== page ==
Augmented Reality in Music: Hackable Instruments
Saturday, March 14
3:30PM - 4:30PM
110 E 2nd St
Technology advances enable the creation of new music instruments. Unlike traditional instruments, which produce a particular range of sounds and are designed to be played a particular way, the technology of these new music instruments is flexible and formless, taking shape only when its players decide how they are going to use them. The sounds these instruments produce and even the shapes they assume is open to be interpreted by their players, with new technology allowing non traditional dimensions such as the texture of a material employed or the way the movements of the executor are mapped into sound. Rather than a pre defined skill set that must be learned, the technology is intuitively understood, so that users can instantly enjoy 'knowing' how to play, while the openness of a hackable design encourages virtuosity. In this talk, Bruno Zamborlin of Mogees will explore these new wave of instruments “designed to be hacked”, and their power as interactive tools for creative expression.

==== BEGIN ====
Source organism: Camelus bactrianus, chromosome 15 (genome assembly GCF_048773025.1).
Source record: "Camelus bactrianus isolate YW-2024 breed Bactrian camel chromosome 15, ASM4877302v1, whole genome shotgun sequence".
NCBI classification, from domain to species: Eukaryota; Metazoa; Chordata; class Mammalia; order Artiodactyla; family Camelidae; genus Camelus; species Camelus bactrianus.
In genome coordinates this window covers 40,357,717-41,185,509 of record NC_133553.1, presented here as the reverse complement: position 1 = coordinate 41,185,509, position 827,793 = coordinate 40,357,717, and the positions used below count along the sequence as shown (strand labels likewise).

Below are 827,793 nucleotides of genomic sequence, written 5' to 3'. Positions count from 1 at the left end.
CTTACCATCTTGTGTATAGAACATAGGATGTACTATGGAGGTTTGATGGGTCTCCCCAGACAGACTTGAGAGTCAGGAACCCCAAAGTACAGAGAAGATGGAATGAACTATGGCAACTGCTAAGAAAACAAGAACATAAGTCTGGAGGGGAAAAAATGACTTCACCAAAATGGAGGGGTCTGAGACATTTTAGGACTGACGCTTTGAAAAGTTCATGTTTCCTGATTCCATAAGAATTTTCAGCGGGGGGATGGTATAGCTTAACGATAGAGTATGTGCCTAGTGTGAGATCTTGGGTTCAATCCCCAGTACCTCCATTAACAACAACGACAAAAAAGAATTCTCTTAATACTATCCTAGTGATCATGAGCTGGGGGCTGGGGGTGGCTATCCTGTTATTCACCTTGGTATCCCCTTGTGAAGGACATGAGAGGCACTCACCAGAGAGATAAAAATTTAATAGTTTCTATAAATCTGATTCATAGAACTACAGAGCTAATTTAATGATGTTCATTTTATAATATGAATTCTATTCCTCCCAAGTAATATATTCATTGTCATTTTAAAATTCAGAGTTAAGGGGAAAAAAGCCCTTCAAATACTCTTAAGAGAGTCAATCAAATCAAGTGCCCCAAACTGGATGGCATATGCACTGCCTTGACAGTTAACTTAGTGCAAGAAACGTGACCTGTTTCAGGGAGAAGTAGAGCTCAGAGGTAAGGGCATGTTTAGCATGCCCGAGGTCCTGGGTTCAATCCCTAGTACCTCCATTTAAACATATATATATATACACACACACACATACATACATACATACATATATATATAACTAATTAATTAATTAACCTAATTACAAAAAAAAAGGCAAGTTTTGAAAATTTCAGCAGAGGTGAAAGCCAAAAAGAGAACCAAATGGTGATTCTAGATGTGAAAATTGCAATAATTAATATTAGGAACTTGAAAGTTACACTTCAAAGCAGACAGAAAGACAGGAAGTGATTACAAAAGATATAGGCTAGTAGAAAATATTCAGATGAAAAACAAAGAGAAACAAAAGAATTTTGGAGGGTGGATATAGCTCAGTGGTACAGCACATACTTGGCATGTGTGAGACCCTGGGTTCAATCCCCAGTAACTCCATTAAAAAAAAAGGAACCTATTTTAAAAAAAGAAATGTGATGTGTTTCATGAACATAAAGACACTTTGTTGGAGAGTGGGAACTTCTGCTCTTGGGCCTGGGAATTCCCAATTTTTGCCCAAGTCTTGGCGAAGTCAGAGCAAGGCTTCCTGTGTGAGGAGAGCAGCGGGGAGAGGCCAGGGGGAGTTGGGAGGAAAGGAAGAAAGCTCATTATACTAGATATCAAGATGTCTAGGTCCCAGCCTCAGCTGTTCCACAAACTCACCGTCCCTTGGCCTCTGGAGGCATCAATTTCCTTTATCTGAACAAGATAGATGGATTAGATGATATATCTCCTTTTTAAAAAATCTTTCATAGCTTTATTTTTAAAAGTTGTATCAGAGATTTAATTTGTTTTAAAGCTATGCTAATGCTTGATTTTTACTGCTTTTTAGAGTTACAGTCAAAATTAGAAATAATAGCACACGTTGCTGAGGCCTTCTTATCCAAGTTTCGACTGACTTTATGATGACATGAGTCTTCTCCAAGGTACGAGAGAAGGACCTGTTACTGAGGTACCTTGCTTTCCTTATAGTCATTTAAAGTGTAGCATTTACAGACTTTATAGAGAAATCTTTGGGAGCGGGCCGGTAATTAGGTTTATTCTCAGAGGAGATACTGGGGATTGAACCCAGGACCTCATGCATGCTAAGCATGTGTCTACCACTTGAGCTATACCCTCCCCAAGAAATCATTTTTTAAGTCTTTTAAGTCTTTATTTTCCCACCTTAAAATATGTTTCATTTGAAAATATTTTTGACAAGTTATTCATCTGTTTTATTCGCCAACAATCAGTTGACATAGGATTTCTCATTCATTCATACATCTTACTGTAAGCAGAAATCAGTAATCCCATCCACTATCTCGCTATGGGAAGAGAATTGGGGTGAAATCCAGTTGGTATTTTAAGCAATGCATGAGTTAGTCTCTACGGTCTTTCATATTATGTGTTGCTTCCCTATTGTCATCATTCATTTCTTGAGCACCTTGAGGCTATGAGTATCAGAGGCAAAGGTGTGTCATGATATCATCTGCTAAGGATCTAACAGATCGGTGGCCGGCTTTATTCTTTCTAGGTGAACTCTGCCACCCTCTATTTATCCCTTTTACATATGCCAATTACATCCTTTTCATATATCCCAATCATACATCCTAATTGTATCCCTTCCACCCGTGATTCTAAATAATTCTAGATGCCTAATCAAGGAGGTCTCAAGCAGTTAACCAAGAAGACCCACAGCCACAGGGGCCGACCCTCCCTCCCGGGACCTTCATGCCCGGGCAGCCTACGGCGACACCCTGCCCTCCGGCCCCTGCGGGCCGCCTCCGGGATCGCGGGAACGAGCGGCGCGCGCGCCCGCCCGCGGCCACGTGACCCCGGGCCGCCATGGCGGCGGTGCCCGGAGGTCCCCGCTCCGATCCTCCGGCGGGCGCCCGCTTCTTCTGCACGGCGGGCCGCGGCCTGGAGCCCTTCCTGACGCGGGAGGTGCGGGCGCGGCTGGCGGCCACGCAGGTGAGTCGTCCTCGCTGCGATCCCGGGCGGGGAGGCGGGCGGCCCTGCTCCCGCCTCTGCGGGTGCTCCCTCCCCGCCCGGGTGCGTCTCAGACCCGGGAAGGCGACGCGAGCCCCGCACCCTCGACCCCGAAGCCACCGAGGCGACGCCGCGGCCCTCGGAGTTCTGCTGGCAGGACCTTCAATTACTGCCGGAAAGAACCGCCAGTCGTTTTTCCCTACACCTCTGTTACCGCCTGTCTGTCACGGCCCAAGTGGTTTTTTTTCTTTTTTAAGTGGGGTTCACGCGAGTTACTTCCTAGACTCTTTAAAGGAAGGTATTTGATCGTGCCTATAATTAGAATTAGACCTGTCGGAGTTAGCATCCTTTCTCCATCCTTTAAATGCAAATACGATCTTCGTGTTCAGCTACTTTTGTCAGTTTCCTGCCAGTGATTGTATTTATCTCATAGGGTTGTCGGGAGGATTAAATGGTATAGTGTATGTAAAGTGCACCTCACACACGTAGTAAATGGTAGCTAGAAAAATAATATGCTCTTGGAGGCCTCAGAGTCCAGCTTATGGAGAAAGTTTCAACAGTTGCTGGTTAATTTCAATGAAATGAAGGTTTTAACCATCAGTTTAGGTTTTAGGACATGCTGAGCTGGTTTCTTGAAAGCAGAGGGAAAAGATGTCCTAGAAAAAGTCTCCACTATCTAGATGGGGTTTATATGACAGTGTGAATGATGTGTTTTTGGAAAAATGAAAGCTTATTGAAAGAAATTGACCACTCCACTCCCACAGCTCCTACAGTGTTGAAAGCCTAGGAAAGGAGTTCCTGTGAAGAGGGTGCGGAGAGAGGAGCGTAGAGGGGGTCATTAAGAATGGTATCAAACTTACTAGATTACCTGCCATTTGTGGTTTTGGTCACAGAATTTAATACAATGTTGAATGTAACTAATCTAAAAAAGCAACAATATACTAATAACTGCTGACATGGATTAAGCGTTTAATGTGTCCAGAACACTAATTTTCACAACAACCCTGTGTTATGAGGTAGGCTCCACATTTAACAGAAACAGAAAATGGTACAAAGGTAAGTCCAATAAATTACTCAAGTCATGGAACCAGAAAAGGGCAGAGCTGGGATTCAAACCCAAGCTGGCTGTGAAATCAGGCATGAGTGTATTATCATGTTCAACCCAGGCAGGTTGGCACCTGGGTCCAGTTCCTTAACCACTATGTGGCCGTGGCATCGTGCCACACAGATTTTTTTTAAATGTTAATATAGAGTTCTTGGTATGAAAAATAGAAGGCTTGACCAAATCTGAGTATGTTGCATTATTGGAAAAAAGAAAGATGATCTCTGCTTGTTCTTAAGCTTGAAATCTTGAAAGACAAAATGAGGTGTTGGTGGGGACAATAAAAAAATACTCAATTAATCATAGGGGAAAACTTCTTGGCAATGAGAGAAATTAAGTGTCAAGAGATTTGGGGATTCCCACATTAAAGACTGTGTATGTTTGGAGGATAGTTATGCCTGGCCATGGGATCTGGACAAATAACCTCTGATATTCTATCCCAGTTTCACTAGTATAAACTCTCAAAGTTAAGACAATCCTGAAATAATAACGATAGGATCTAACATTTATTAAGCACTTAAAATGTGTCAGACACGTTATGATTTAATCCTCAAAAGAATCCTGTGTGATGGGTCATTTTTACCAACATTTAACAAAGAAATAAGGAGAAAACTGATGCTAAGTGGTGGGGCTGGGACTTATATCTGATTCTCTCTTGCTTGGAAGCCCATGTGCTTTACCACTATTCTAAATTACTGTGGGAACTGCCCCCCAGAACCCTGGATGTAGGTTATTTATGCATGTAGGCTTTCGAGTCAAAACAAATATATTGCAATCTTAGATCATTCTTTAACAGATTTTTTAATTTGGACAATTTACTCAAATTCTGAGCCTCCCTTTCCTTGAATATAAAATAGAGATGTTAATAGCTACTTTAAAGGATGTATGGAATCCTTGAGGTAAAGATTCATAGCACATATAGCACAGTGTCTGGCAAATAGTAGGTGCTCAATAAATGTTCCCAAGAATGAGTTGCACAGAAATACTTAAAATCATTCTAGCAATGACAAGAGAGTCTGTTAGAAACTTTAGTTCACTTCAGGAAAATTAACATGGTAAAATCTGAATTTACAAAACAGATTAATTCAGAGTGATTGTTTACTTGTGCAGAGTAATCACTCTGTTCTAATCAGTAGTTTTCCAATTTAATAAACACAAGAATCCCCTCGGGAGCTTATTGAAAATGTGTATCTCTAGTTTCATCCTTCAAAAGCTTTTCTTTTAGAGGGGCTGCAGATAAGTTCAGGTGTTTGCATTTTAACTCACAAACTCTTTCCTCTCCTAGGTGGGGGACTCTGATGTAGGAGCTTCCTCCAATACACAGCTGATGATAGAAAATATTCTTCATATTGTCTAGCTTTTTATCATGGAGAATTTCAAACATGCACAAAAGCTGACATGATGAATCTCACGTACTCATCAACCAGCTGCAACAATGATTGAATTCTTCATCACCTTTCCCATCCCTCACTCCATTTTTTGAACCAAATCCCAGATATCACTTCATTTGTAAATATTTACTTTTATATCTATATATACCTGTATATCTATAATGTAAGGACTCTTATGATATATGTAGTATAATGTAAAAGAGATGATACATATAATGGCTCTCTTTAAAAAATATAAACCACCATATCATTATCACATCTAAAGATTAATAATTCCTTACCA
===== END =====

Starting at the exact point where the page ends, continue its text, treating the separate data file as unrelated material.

Bruno Zamborlin is a technologist, music technology researcher and live performer. His research focuses on new methods for gestural interaction with everyday objects and their applications in the c...Show the rest
Bruno Zamborlin is a technologist, music technology researcher and live performer. His research focuses on new methods for gestural interaction with everyday objects and their applications in the creation of new interfaces for musical expression. After working for 5 years at the IRCAM / Pompidou Centre in Paris and Goldsmiths, University of London, he created his last and most successful project called Mogees, a novel technology that turns physical objects into unique musical instruments by converting the vibrations that we make when we touch them into sound on the fly.
As an artist, he performs in solo and with British experimental dance music pioneers Plaid (Warp records).Hide the rest